Joilton B. Azeredo, the shop's owner and photographer, knows the different photo sizes for each consulate -- the Israelis require the largest pictures, 4 by 4.5 centimeters, and the Dominicans and the Dutch the smallest, 2 by 2 centimeters, he says. The Brazilians, more than anyone else, fuss about their photos, he says, while the Americans, Dutch, and Israelis are all business -- in and out, rarely mindful of how they appear. The Dominicans and Peruvians, he says, often dress nicely for their photos."

The Brazilians are never satisfied," says Azeredo, who is Brazilian. "Their hair has to always be just right; they always want to be more beautiful."

On a recent morning, with Brazilians, Mexicans, and one woman from the Netherlands packed into his tiny office, with toddlers clutching their dolls and elderly men grimacing in front of his Olympus digital camera, Azeredo props up babies in special seats and pleads with a young man to take off his glasses and keep his eyes open.

One long-haired Brazilian woman, who marches in with high heels after having the wrong-sized pictures taken, mutters that she doesn't look pretty enough.

When the rush dies for a few minutes, Azeredo shows the melange of faces on his computer -- white, brown, black, old and young, maybe a half-dozen nationalities.

"This is nice place to work," he says.

E-mail David Abel at

Copyright, The Boston Globe
By David Abel
Globe Staff

It doesn't pay to be the local honorary consul general of Finland.
At least, not in cash.
Nor does the lofty title, which amounts to scores of hours a month promoting the Nordic country and helping local Finns with everything from lost passports to working permits, command perks such as exotic travel, diplomatic immunity, or business deals.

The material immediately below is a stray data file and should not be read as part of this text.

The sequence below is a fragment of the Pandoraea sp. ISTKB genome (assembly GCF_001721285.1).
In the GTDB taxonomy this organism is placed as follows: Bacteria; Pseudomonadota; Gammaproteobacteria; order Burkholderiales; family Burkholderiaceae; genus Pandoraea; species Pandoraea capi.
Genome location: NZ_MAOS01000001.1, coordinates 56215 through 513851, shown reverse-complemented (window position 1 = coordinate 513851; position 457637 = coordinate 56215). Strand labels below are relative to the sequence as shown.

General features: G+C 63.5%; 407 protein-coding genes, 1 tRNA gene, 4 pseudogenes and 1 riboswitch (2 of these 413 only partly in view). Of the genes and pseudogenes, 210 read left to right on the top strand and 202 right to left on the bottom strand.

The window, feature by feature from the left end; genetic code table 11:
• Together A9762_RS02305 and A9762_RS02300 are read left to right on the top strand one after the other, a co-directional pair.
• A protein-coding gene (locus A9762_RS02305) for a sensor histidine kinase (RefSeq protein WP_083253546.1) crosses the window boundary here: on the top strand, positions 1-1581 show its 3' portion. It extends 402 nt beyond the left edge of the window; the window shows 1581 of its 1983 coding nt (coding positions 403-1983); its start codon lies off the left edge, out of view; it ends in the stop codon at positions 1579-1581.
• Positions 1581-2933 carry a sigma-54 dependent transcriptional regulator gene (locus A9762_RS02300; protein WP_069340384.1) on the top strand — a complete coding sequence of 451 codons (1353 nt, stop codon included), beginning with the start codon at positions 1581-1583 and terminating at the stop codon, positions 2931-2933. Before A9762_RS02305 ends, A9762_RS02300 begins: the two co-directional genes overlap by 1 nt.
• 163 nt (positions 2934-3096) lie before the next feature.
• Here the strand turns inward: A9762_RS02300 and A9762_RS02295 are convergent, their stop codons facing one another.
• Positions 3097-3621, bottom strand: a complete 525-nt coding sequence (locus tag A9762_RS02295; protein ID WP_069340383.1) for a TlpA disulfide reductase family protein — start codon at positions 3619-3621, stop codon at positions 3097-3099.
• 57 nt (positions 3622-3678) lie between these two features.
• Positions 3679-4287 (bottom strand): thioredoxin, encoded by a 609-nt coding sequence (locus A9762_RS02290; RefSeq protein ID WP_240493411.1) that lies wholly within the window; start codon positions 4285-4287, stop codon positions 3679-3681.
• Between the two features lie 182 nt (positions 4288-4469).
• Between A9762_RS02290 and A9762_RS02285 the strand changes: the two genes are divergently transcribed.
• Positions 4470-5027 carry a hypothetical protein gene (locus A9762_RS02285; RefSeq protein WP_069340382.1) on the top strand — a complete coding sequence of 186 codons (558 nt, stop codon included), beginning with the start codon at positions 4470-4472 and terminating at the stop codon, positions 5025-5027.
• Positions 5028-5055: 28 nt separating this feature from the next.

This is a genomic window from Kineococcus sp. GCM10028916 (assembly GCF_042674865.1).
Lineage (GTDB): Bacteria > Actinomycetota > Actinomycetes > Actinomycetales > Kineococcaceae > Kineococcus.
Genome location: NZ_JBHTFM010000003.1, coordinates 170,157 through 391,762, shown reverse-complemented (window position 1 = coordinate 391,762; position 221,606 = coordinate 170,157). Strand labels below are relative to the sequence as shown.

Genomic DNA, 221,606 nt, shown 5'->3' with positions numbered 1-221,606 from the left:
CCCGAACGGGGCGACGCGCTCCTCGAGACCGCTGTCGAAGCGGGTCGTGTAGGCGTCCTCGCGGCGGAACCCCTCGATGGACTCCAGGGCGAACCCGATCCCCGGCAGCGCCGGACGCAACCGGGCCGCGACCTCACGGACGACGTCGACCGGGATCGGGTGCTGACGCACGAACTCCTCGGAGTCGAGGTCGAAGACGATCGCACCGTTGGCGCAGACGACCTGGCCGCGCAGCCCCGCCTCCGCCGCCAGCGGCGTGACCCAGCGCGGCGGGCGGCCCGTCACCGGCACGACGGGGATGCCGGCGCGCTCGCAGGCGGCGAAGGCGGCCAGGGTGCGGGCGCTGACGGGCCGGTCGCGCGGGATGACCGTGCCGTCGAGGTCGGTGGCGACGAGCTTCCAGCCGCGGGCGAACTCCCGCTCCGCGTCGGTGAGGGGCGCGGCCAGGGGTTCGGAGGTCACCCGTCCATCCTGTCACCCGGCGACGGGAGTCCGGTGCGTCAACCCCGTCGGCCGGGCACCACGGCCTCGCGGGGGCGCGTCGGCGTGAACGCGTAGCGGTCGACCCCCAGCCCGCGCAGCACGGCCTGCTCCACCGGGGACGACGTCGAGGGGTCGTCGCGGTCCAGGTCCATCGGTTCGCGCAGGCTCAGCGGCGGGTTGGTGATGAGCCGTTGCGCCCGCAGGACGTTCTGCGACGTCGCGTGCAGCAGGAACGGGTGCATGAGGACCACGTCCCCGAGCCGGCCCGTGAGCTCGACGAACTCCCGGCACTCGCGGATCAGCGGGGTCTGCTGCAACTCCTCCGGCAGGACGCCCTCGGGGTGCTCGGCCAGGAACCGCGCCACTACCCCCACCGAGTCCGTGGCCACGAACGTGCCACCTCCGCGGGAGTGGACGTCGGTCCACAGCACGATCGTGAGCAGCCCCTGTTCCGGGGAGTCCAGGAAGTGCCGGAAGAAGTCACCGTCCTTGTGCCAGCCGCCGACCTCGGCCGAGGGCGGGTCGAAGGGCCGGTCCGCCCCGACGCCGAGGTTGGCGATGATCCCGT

For Leonard Kopelman, whose card also identifies him as "dean" of the Consular Corps of Boston, the job doesn't even offer the nostalgia of helping out an ancestral homeland.
Before the Finnish government asked him to become its man in Boston 31 years ago, Kopelman, a native of Newton, had never visited the Montana-sized country of 5 million people, lacked any special education or family ties to the region, and had no idea Finland had been allied with Nazi Germany in World War II.
Why would the busy senior partner at Kopelman & Paige, a downtown law firm with about 60 lawyers, spend so many years in a job he describes as requiring "stamping a lot of stuff and doing a lot of perfunctory work"?
"It's a way to be a part of history," says Kopelman, 64, who is a walking encyclopedia of Finnish facts. "I'm interested in what goes on in the world, and I'm always invited into the room when a senior minister visits. It's very exciting to actually see things done and get to participate in history."
Kopelman is one of 32 honorary consuls in Greater Boston and 1,032 in the United States, according to the US State Department. Most of them are US citizens appointed by foreign governments to represent their interests in cities where they don't post career diplomats.
Theirs can be a lonely station among the grand pooh-bahs of the world's diplomatic circles. The posts don't involve high-stakes international negotiations or much foreign travel; the job comprises more ordinary tasks, such as picking up diplomats at the airport or bailing the county's nationals out of local jails.
But Kopelman takes his position seriously, even if he has to buy his own stationery and pay his travel expenses when more senior Finnish diplomats call him to New York or Washington.
Every year, Kopelman says, he throws dinner parties for Finns studying at local universities. He helps organize luncheons for local officials to meet other consuls in Boston, all of whom even the honorary ilk have diplomatic "inviolability" for their official, consulate-related documents. (US authorities can't subpoena or otherwise seize them.) And he travels throughout New England, talking up the technological prowess and other wonders of Finland.
"They do supply us with a flag and an official seal," he says at his law office, where Finland's regal coat of arms and a large, gold-lettered "Consulate General of Finland" sign greets everyone entering the firm. "Once every decade, we do get flown to Finland, but it's for meetings."
David Abel can be reached at